Subsections:

You can use the Linear Regression analysis to create a variety of residual and diagnostic plots, as indicated by Figure 21.7. This section briefly presents the types of plots that are available. To provide common reference points, the same five observations are selected in each set of plots.

Partial leverage plots are an attempt to isolate the effects of a single variable on the residuals (Rawlings, Pantula, and Dickey 1998, p. 359). A partial regression leverage plot is the plot of the residuals for the dependent variable against the residuals for a selected regressor, where the residuals for the dependent variable are calculated with the selected regressor omitted and the residuals for the selected regressor are calculated from a model in which the selected regressor is regressed on the remaining regressors. A line fit to the points has a slope that is equal to the parameter estimate in the full model. Confidence limits for each regressor are related to the confidence limits for parameter estimates (Sall 1990).

Partial leverage plots for the previous example are shown in Figure 21.10. The lower left plot shows residuals of `no_home`

. The confidence bands in this plot contain the horizontal reference line, which indicates that the coefficient of `no_home`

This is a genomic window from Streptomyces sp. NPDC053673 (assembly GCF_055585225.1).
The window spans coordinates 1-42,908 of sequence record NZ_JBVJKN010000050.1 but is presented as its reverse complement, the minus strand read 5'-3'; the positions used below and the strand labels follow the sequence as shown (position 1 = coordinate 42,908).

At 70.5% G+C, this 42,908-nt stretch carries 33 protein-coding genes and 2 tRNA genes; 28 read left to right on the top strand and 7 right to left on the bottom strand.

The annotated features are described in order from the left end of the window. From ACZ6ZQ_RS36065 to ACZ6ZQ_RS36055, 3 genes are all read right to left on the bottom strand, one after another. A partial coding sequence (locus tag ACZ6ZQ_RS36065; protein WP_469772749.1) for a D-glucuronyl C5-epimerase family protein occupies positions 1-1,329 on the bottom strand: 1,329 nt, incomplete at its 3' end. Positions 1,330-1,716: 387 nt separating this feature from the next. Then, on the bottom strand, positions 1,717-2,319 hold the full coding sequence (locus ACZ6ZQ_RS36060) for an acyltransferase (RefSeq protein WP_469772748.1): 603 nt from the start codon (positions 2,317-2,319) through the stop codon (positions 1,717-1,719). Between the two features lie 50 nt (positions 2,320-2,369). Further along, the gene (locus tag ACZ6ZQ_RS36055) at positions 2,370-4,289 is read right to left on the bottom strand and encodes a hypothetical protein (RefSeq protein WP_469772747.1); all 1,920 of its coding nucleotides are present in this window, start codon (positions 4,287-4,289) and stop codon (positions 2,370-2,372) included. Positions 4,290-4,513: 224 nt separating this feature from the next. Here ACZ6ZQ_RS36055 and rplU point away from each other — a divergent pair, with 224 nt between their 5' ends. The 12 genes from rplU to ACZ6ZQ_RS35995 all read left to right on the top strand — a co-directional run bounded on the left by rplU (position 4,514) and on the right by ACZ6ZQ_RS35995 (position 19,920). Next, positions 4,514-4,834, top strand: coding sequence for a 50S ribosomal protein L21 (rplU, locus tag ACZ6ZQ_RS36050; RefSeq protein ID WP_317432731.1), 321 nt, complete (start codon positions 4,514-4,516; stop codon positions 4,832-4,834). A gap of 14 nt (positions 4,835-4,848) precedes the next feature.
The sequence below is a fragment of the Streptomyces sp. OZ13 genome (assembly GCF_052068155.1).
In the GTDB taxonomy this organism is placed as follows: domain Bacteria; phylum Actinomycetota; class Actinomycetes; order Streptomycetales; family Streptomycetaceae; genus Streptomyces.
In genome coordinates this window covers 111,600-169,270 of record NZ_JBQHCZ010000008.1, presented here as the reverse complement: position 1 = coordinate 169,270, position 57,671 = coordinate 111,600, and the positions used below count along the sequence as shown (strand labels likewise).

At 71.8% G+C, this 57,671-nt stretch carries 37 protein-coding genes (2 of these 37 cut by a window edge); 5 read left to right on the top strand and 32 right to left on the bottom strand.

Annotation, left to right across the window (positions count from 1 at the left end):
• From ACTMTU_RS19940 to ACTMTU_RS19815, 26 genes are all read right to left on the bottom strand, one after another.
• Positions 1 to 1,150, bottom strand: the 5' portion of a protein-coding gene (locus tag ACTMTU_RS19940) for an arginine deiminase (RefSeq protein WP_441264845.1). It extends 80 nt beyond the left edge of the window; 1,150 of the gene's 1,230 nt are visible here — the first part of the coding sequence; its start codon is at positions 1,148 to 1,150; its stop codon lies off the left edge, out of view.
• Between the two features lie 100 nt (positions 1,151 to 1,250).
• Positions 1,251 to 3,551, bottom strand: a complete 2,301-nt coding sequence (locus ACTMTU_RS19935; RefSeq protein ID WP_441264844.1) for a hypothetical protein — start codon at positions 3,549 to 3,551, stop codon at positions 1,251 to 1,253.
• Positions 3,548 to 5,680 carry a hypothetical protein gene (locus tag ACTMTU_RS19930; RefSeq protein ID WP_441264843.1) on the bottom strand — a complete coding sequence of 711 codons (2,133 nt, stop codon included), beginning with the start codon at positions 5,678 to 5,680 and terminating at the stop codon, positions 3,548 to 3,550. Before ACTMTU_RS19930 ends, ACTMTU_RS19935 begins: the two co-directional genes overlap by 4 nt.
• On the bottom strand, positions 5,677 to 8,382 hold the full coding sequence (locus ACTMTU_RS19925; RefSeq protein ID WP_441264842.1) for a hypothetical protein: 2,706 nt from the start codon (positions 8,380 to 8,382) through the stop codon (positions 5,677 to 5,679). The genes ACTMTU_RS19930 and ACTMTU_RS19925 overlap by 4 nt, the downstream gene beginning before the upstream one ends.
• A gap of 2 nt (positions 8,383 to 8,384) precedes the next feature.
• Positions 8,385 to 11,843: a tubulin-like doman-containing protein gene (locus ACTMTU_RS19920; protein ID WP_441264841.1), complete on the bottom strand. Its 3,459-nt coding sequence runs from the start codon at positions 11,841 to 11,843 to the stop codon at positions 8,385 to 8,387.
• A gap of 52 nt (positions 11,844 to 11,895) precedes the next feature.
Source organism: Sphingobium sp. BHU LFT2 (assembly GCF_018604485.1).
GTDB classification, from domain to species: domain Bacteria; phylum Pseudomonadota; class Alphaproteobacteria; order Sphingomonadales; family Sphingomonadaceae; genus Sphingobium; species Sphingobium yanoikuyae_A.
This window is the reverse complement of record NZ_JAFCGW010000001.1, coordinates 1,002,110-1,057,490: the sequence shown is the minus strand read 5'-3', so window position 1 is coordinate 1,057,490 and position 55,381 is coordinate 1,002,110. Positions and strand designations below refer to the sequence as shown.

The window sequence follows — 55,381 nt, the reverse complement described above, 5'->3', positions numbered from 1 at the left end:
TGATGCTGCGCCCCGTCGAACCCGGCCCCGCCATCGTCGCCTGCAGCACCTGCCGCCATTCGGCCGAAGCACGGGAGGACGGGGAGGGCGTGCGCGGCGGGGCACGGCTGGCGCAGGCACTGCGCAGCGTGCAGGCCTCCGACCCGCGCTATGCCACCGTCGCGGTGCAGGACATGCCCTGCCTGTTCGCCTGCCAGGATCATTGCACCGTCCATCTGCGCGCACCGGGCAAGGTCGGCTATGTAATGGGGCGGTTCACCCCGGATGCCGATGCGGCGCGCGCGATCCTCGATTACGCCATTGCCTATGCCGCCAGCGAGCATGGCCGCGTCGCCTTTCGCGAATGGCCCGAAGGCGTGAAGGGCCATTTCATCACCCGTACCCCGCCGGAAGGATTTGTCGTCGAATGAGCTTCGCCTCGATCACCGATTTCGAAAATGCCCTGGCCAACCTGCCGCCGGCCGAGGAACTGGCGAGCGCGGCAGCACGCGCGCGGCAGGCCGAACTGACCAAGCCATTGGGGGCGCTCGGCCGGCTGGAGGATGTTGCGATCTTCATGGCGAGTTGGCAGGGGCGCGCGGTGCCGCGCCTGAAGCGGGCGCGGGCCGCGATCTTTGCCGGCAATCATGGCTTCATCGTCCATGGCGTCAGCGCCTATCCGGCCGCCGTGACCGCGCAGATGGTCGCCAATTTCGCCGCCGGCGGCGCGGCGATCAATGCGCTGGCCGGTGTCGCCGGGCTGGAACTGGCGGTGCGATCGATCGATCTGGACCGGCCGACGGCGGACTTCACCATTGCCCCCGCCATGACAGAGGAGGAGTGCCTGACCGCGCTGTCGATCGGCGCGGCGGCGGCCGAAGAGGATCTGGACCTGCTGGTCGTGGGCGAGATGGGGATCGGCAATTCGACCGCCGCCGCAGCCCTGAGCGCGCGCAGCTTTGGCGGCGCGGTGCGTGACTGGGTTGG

is not significantly different from zero.

Figure 21.10: Partial Leverage Plots

Figure 21.11 shows the residuals plotted against the three explanatory variables in the model. Note that the Residuals vs. `yr_major`

plot shows a distinct pattern. The plot indicates that players who have recently joined the major leagues earn less money,
on average, than their veteran counterparts with 5–10 years of experience. The mean salary for players with 10–20 years of
experience is comparable to the salary that new players make.

This pattern of residuals suggests that the example does not correctly model the effect of the `yr_major`

variable. Perhaps it is more appropriate to model `log10_salary`

as a nonlinear function of `yr_major`

. Also, the low salaries of Steve Sax, Graig Nettles, and Steve Balboni might be unduly influencing the fit.

Figure 21.11: Residual versus Explanatory Plots

Figure 21.12 shows several residual plots.

The Q-Q plot (upper left in Figure 21.12) shows that the residuals are approximately normally distributed. Three players with large negative residuals (Steve Sax, Graig Nettles, and Steve Balboni) are highlighted below the diagonal line in the plot. These players seem to be outliers for this model.

The Residuals vs. Predicted plot is located in the upper right corner of Figure 21.12. As noted in the example, the residuals show a slight "bend" when plotted against the predicted value. Figure 21.13 makes the trend easier to see by adding a loess smoother to the residual plot. (See Chapter 18: Data Smoothing: Loess, for more information about adding loess curves.) As discussed in the previous section, this trend might indicate the need
for a nonlinear term that involves `yr_major`

. Alternatively, excluding or downweighting outliers might lead to a better fit.

Figure 21.12: Residual Plots

Figure 21.13: A Loess Smoother of the Residuals